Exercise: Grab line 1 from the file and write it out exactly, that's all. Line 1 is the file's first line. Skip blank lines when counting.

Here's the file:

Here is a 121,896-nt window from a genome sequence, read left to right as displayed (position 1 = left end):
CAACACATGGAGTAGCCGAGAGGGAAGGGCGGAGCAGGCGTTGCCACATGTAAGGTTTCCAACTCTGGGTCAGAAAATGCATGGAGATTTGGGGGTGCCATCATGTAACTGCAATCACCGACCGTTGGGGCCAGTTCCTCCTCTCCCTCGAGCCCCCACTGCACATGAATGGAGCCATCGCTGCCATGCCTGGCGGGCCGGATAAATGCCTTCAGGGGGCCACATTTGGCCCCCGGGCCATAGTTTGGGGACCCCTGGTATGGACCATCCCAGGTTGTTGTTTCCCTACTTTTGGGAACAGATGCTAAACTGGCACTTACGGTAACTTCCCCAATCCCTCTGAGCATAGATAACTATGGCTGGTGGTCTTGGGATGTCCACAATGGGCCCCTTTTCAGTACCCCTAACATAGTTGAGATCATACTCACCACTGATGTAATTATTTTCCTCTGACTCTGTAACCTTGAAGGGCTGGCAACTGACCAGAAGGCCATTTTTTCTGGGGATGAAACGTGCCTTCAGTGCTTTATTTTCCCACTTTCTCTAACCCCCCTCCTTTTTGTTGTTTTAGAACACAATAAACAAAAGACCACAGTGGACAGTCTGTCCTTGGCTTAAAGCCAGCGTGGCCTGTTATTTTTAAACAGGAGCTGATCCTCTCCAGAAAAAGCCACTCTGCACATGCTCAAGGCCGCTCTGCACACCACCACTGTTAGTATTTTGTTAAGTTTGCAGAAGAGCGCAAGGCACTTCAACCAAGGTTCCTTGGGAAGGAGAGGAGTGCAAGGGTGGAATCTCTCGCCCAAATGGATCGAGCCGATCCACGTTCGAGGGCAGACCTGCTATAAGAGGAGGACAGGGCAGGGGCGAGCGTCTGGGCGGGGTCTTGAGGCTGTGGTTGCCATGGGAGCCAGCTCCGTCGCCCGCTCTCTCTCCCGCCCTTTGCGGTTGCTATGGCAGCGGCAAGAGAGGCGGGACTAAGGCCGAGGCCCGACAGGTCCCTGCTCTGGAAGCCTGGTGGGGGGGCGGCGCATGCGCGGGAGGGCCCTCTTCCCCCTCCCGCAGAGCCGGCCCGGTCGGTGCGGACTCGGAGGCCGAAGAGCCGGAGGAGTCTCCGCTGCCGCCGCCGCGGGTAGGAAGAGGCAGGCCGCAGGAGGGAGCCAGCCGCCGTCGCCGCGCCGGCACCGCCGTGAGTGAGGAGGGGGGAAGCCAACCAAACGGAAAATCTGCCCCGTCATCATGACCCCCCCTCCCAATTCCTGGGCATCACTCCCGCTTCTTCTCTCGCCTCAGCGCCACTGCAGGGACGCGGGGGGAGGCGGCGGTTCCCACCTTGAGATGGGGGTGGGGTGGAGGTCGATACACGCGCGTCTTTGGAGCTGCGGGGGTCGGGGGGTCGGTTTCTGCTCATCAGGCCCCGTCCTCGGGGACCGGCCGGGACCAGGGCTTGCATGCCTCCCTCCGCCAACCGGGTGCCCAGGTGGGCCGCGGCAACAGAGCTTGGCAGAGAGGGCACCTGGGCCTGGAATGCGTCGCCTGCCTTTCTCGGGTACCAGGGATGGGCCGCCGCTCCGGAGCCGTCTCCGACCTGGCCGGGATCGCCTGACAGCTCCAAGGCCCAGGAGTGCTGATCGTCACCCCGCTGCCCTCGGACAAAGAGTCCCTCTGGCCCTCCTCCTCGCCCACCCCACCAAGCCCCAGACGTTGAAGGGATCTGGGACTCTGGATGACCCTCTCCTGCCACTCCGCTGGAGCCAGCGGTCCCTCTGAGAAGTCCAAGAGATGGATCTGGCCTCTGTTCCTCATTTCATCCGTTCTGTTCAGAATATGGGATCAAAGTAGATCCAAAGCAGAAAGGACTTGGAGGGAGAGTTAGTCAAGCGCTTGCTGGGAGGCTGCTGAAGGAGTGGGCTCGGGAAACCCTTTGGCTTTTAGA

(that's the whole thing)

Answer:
Here is a 121,896-nt window from a genome sequence, read left to right as displayed (position 1 = left end):